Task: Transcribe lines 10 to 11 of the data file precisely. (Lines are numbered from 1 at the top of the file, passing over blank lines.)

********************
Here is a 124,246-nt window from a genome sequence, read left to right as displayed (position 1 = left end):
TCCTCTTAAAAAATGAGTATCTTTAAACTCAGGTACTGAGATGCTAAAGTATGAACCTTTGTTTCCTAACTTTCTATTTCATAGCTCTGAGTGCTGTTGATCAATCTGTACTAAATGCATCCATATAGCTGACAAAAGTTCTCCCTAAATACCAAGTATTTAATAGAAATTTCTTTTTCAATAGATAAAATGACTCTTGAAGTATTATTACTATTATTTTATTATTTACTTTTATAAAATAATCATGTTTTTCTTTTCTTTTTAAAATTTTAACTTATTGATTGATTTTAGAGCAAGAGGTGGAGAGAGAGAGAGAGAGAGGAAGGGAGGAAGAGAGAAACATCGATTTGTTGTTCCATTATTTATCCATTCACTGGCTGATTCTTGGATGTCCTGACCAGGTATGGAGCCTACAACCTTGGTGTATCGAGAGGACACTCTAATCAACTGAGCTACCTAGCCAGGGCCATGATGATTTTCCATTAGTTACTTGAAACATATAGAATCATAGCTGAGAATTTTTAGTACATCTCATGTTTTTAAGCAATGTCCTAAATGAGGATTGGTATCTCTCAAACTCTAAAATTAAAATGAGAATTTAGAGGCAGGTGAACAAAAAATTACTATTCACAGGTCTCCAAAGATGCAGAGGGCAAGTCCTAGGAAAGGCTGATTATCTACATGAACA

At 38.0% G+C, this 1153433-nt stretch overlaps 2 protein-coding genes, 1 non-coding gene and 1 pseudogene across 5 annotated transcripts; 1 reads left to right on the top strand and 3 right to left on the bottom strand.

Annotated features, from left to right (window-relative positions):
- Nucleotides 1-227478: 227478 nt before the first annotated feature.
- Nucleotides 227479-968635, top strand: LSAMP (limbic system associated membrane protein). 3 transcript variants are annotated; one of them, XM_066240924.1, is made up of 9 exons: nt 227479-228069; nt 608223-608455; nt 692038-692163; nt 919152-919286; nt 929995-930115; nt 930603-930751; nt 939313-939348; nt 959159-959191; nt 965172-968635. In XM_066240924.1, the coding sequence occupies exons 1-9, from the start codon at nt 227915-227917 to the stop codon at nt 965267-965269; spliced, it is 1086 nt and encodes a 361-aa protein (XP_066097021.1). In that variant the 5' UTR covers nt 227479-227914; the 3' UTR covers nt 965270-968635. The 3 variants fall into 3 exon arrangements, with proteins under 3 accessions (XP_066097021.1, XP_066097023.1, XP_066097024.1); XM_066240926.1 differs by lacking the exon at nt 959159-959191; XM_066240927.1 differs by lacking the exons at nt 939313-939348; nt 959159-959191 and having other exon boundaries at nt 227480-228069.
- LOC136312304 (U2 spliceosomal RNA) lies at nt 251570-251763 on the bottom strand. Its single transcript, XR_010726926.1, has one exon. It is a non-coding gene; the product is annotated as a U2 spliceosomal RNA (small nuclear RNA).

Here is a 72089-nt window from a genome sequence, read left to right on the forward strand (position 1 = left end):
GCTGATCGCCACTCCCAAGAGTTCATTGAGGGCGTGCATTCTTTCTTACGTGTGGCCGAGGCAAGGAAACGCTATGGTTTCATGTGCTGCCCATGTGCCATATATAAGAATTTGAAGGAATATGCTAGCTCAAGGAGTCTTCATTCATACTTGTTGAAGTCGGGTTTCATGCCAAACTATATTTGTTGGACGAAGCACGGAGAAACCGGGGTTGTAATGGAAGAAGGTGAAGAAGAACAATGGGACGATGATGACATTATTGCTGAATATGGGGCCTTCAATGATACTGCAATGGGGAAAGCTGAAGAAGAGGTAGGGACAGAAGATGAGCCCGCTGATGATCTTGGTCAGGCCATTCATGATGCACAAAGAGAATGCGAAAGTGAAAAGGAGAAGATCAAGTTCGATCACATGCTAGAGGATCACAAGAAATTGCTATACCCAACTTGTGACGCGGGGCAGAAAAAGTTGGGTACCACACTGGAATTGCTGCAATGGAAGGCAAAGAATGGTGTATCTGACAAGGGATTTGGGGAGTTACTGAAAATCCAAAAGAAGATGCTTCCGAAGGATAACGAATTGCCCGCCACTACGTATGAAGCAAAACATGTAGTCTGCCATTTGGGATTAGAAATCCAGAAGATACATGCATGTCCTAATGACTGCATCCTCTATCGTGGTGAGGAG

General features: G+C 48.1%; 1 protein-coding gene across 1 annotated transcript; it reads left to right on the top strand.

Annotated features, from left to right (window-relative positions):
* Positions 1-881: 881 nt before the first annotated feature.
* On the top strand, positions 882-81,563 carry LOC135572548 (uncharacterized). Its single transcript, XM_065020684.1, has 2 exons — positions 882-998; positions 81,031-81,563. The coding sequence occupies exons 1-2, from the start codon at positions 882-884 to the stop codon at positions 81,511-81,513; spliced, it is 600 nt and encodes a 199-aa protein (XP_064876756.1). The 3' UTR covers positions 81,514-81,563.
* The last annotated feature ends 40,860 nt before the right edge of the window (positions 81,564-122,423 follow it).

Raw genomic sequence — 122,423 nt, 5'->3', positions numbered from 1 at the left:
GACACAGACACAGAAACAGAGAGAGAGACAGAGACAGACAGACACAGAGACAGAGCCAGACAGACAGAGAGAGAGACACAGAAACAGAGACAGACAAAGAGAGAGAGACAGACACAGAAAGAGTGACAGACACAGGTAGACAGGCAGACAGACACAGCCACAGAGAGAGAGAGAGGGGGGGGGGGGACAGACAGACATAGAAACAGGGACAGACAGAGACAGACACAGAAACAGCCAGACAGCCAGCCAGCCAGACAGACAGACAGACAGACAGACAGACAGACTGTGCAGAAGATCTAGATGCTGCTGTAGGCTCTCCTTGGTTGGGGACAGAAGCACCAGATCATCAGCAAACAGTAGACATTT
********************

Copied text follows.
General features: G+C 48.1%; 1 protein-coding gene across 1 annotated transcript; it reads left to right on the top strand.

Annotated features, from left to right (window-relative positions):